The American Cancer Society estimates that there will be over 1.5 million new cancer cases in 2015. While this is a high number, medical experts across the board agree that early detection is crucial to successfully fighting the disease.
There are some symptoms one should never ignore, and paying attention to these changes in the body is such an important part of detecting serious medical issues like cancer. I know my own body best, so when I saw this list of common cancer symptoms that can help with early detection, I knew I’d be watching out for them.
Dr. Beth Y. Karlan of Cedars-Sinai’s Cancer Institute says that if you have symptoms that are “persistent and progressive, meaning you wake up every morning and feel something and it has you worried — even for two weeks in a row — it really is worth calling your physician and having it checked out.”
Like a lot of people, I incorrectly thought that breast cancer symptoms only affected women and I didn’t have to worry about them. I was also wrong in thinking that symptoms associated with colon cancer only affected men. But I was very surprised to see how many symptoms affected both men and women, just like in the case of a heart attack. I’m so glad I know what to look for now!
Scroll through to see which symptoms should be a red flag for women, men, or for both women and men. While these symptoms don’t always mean cancer is the problem, they are a sign that you should see a doctor right away.
Bloating in Women
Unexplained and chronic bloating is one of the symptoms of ovarian cancer and should be taken seriously.
Dr. Beth Y. Karlan says, “For years it’s been known by the misnomer of the silent killer, and we really need to put that aside. Ovarian cancer clearly has symptoms.”
If bloating occurs in conjunction with feeling full too quickly, pelvic or lower back pain, or change in bowel or bladder habits, particularly if it occurs daily for a couple of weeks, you should definitely visit a doctor right away.
Irregular Bleeding or Discharge in Women
Any abnormal bleeding that occurs after menopause or outside of your normal cycle could be a sign of something serious like endometrial or cervical cancer.
Dr. Carolyn Runowicz says, “Any bleeding, staining, little drops on your underwear, or big clots are abnormal and should be immediately investigated.”
Likewise, any kind of unusual discharge could be a symptom of an infection or cervical cancer and warrants a trip to the doctor.
Pelvic or Abdominal Pain in Women
Pelvic or abdominal pain can be an indication of something serious, such as ovarian cancer.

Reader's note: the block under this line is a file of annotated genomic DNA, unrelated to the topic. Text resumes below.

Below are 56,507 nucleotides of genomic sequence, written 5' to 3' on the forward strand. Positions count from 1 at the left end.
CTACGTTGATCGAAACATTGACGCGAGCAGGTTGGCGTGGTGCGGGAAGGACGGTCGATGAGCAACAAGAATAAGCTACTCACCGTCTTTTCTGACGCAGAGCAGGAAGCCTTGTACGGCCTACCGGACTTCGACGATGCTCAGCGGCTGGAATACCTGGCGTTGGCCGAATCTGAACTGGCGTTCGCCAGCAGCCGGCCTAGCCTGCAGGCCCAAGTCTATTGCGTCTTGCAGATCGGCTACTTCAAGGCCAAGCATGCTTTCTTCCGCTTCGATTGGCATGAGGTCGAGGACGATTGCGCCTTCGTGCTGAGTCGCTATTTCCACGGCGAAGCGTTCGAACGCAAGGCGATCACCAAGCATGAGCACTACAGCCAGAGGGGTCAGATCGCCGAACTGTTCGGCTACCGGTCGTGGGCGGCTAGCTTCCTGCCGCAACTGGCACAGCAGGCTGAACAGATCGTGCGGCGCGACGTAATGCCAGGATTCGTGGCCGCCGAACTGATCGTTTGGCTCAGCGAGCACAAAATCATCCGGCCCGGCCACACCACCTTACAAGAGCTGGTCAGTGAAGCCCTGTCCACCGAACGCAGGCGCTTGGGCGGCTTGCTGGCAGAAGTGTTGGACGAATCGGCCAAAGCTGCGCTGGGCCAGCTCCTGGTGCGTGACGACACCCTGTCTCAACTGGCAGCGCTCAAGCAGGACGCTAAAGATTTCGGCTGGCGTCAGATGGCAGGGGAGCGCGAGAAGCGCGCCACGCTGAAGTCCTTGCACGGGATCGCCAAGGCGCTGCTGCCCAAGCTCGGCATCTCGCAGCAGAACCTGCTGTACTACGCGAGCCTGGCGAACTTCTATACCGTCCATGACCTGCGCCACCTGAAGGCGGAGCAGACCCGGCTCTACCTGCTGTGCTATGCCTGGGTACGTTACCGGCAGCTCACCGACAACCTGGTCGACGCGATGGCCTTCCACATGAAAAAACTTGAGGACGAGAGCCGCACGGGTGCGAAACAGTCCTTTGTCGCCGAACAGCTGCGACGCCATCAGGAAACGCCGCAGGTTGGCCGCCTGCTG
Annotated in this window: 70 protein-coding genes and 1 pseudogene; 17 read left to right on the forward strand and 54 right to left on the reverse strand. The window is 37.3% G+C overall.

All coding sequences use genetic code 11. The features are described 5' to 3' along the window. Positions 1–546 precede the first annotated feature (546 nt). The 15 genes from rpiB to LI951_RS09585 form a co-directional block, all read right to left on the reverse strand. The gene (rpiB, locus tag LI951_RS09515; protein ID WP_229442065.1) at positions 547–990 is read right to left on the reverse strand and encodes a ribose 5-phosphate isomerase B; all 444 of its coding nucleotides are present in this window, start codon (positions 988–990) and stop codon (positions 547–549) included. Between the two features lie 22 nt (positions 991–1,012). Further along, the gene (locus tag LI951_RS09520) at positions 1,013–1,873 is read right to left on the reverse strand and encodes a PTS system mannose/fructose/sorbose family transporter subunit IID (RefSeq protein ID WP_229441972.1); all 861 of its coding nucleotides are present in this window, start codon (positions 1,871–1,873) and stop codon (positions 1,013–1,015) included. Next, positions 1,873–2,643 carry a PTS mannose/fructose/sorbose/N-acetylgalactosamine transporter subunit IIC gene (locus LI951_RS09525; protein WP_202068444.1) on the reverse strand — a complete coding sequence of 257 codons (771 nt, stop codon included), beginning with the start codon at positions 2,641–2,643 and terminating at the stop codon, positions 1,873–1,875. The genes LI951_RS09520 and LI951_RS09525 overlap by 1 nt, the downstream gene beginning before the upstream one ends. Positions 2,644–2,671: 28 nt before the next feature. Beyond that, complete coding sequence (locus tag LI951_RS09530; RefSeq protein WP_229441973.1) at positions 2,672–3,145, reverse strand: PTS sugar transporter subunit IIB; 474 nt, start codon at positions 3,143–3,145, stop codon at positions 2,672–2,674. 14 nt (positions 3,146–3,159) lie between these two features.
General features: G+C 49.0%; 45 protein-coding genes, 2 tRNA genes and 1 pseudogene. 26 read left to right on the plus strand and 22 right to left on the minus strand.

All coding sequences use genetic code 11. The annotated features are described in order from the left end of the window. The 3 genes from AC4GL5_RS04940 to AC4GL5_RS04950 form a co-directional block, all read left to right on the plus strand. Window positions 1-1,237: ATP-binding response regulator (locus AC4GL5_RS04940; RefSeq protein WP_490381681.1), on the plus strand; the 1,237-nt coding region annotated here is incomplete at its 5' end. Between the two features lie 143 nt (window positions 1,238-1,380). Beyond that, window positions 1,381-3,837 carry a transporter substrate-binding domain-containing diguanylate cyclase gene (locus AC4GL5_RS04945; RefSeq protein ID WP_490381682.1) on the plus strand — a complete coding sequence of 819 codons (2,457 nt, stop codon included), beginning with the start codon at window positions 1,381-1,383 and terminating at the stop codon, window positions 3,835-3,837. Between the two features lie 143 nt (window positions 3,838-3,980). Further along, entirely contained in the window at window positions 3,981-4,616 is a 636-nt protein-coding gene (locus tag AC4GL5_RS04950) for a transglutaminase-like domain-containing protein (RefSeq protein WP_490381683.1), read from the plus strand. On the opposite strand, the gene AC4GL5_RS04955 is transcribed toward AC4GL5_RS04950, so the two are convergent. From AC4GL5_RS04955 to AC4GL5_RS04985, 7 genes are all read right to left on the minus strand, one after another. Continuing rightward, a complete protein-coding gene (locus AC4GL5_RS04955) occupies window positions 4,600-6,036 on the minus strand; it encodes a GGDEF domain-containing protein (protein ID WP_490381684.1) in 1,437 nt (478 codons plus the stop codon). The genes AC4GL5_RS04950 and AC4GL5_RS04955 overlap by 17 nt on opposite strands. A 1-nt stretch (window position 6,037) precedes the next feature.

This pain, when accompanied by bloating, trouble eating, or urinary problems, necessitates a trip to the doctor.
The American Cancer Society writes, “These symptoms are also commonly cause by benign (non-cancerous diseases) and cancers of other organs. When they are caused by ovarian cancer, they tend to be persistent and represent a change from normal.”
Persistent Back Pain in Men
There can be many causes of back pain that are completely unrelated to cancer. However, colon and prostate cancers sometimes show themselves in persistent back pain, so a trip to the doctor is definitely recommended.
Healthline writes, “Back pain is the most common cause of disability, but few men realize that it may be a sign of cancer. Prostate cancer specifically may cause these symptoms within the bones of the hips and lower back.”
Certainly, occasional muscle pain should not be cause for panic. But a recurring condition may be a sign of something more serious.
Changes in the Testicles in Men
One of the best ways to catch testicular cancer early is by monitoring your testicles for any changes.
Dr. Herbert Lepor says, “If you notice a lump, heaviness, or any other change in your testicle, never delay having it looked at. Unlike prostate cancer, which grows slowly, testicular cancer can take off over night.”
Regular self-exams can be crucial to catching testicular cancer before it spreads.
Pain in the Groin, Hips, or Thighs in Men
In addition to back pain, prostate cancer can show itself by causing pain in the groin, hips, or thighs, and a trip to the doctor is definitely needed.
While prostate cancer can cause discomfort in these areas, testicular cancer can also cause groin pain with an aching feeling in the groin or testicles.
Any kind of chronic pain or swelling could definitely be an indication of something more serious.